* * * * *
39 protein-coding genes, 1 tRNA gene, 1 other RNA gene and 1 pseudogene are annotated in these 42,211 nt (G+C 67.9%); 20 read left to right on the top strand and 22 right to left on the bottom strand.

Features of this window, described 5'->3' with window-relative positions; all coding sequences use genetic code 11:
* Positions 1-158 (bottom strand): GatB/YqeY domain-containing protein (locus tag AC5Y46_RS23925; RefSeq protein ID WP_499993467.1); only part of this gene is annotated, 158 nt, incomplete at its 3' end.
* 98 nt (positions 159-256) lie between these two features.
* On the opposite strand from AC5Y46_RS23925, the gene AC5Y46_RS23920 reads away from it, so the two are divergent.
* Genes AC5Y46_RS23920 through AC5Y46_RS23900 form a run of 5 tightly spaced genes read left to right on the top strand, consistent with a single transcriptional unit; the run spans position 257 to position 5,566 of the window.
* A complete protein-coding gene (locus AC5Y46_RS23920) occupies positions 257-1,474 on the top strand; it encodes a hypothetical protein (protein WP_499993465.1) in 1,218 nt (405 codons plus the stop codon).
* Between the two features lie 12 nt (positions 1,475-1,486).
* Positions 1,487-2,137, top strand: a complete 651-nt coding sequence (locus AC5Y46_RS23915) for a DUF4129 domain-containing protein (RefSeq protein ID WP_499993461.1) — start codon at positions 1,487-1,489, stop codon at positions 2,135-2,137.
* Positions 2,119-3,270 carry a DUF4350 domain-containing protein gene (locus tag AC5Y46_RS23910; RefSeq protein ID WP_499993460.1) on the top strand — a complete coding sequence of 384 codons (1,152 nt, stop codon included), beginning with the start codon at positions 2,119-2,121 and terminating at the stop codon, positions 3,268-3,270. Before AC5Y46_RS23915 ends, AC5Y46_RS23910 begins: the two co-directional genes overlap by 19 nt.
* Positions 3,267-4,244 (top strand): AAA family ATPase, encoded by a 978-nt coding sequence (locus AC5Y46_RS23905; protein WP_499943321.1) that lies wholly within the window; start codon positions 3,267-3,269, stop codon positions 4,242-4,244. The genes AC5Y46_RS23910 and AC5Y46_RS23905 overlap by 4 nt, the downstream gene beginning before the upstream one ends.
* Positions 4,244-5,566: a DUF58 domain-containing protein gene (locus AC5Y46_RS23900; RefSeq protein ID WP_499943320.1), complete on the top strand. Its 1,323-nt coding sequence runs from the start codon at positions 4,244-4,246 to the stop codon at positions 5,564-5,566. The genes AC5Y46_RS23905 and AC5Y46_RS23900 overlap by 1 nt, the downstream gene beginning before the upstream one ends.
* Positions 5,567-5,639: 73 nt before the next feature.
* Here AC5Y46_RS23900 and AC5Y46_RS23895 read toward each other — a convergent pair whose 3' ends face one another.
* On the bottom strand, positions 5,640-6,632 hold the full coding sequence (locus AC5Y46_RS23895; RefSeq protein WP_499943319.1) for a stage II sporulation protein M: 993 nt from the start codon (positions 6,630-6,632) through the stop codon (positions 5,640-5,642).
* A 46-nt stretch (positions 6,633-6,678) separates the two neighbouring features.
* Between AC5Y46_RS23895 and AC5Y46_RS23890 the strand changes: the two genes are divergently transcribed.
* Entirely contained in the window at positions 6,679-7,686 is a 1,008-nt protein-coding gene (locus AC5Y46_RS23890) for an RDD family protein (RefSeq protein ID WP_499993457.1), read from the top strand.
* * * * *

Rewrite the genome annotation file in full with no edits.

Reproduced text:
39 protein-coding genes, 1 tRNA gene, 1 other RNA gene and 1 pseudogene are annotated in these 42,211 nt (G+C 67.9%); 20 read left to right on the top strand and 22 right to left on the bottom strand.

Features of this window, described 5'->3' with window-relative positions; all coding sequences use genetic code 11:
* Positions 1-158 (bottom strand): GatB/YqeY domain-containing protein (locus tag AC5Y46_RS23925; RefSeq protein ID WP_499993467.1); only part of this gene is annotated, 158 nt, incomplete at its 3' end.
* 98 nt (positions 159-256) lie between these two features.
* On the opposite strand from AC5Y46_RS23925, the gene AC5Y46_RS23920 reads away from it, so the two are divergent.
* Genes AC5Y46_RS23920 through AC5Y46_RS23900 form a run of 5 tightly spaced genes read left to right on the top strand, consistent with a single transcriptional unit; the run spans position 257 to position 5,566 of the window.
* A complete protein-coding gene (locus AC5Y46_RS23920) occupies positions 257-1,474 on the top strand; it encodes a hypothetical protein (protein WP_499993465.1) in 1,218 nt (405 codons plus the stop codon).
* Between the two features lie 12 nt (positions 1,475-1,486).
* Positions 1,487-2,137, top strand: a complete 651-nt coding sequence (locus AC5Y46_RS23915) for a DUF4129 domain-containing protein (RefSeq protein ID WP_499993461.1) — start codon at positions 1,487-1,489, stop codon at positions 2,135-2,137.
* Positions 2,119-3,270 carry a DUF4350 domain-containing protein gene (locus tag AC5Y46_RS23910; RefSeq protein ID WP_499993460.1) on the top strand — a complete coding sequence of 384 codons (1,152 nt, stop codon included), beginning with the start codon at positions 2,119-2,121 and terminating at the stop codon, positions 3,268-3,270. Before AC5Y46_RS23915 ends, AC5Y46_RS23910 begins: the two co-directional genes overlap by 19 nt.
* Positions 3,267-4,244 (top strand): AAA family ATPase, encoded by a 978-nt coding sequence (locus AC5Y46_RS23905; protein WP_499943321.1) that lies wholly within the window; start codon positions 3,267-3,269, stop codon positions 4,242-4,244. The genes AC5Y46_RS23910 and AC5Y46_RS23905 overlap by 4 nt, the downstream gene beginning before the upstream one ends.
* Positions 4,244-5,566: a DUF58 domain-containing protein gene (locus AC5Y46_RS23900; RefSeq protein ID WP_499943320.1), complete on the top strand. Its 1,323-nt coding sequence runs from the start codon at positions 4,244-4,246 to the stop codon at positions 5,564-5,566. The genes AC5Y46_RS23905 and AC5Y46_RS23900 overlap by 1 nt, the downstream gene beginning before the upstream one ends.
* Positions 5,567-5,639: 73 nt before the next feature.
* Here AC5Y46_RS23900 and AC5Y46_RS23895 read toward each other — a convergent pair whose 3' ends face one another.
* On the bottom strand, positions 5,640-6,632 hold the full coding sequence (locus AC5Y46_RS23895; RefSeq protein WP_499943319.1) for a stage II sporulation protein M: 993 nt from the start codon (positions 6,630-6,632) through the stop codon (positions 5,640-5,642).
* A 46-nt stretch (positions 6,633-6,678) separates the two neighbouring features.
* Between AC5Y46_RS23895 and AC5Y46_RS23890 the strand changes: the two genes are divergently transcribed.
* Entirely contained in the window at positions 6,679-7,686 is a 1,008-nt protein-coding gene (locus AC5Y46_RS23890) for an RDD family protein (RefSeq protein ID WP_499993457.1), read from the top strand.